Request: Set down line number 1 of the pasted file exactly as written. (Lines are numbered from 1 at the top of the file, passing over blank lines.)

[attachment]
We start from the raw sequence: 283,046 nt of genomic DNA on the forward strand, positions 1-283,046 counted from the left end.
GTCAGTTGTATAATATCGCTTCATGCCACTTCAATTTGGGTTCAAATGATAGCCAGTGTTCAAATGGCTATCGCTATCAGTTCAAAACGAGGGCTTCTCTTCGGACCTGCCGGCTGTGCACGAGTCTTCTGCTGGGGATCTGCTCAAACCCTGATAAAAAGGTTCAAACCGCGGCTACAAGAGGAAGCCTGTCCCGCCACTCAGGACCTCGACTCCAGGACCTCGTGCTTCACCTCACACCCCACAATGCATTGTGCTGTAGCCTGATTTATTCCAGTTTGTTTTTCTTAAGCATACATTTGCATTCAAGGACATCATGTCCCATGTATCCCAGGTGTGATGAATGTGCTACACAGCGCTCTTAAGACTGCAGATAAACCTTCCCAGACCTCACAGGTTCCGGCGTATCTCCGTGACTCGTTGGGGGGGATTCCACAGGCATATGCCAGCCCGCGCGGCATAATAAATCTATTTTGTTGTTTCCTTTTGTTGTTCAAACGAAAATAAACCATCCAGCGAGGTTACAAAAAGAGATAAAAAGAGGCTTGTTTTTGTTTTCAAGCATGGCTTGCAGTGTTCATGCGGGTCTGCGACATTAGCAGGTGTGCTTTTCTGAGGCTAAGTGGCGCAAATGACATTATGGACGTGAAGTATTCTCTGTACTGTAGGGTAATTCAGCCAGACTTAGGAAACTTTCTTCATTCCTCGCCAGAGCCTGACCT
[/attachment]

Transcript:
We start from the raw sequence: 283,046 nt of genomic DNA on the forward strand, positions 1-283,046 counted from the left end.